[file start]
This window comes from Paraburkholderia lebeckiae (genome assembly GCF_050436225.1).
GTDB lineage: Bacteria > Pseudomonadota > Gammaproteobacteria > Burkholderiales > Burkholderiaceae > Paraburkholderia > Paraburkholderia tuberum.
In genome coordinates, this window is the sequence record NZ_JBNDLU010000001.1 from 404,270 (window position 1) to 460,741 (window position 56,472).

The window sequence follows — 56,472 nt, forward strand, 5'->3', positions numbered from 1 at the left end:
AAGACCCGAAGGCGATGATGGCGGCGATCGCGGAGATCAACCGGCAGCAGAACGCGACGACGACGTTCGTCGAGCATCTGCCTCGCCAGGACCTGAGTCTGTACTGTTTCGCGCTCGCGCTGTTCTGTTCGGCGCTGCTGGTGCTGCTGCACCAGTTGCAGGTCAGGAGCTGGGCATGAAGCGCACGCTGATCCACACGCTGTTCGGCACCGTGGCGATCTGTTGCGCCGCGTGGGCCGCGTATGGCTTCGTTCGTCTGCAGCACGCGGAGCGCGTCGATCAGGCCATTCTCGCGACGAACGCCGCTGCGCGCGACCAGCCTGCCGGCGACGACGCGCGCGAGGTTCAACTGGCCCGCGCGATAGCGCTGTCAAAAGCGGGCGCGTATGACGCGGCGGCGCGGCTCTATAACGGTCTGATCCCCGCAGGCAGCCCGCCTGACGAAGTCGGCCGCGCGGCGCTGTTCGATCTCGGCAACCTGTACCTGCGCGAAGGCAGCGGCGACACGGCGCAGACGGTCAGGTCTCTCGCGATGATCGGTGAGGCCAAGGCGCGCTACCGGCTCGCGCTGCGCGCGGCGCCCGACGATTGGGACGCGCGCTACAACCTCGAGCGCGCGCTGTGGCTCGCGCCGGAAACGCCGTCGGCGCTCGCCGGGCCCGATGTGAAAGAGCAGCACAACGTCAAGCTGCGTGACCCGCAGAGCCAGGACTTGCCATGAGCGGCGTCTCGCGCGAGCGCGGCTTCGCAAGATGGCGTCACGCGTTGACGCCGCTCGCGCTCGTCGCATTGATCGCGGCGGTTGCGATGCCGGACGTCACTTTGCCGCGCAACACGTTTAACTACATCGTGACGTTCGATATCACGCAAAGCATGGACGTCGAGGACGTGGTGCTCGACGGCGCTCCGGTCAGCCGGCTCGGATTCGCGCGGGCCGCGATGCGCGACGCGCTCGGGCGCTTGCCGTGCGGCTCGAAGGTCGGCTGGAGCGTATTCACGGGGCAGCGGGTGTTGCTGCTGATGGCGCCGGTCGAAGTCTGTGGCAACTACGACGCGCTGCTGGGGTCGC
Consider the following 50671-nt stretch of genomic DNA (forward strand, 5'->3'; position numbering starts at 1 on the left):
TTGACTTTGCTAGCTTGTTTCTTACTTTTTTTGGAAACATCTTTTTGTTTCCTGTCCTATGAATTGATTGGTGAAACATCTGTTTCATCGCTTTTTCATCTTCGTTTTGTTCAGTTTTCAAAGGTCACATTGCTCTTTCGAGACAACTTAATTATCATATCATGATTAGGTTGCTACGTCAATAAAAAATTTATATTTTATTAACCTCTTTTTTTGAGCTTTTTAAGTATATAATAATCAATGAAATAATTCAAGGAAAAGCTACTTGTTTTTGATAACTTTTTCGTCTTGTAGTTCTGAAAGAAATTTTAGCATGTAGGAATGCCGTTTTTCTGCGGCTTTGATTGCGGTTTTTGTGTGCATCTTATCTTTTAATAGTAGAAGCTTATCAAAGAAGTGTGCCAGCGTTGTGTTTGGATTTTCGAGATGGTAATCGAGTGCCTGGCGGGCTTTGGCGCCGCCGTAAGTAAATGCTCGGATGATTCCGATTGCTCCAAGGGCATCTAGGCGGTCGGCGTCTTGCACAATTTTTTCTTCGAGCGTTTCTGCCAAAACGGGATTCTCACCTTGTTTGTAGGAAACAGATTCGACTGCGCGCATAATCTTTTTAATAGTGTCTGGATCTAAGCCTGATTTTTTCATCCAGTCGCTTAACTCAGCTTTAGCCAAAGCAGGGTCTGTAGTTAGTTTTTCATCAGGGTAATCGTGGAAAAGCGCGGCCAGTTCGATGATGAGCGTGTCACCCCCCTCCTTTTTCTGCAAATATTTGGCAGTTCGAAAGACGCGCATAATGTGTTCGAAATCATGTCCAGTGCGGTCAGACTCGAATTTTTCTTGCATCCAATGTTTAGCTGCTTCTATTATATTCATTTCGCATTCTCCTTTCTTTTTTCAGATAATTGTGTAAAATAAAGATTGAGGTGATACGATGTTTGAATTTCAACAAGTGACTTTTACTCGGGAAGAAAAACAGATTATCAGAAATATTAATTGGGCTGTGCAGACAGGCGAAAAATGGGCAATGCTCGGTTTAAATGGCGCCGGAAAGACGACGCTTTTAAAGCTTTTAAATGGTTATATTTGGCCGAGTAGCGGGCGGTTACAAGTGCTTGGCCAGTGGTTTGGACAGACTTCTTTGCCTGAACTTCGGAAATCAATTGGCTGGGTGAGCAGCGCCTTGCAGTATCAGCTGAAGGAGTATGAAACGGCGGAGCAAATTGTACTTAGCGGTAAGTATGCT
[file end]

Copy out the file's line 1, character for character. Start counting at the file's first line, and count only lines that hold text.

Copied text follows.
This window comes from Paraburkholderia lebeckiae (genome assembly GCF_050436225.1).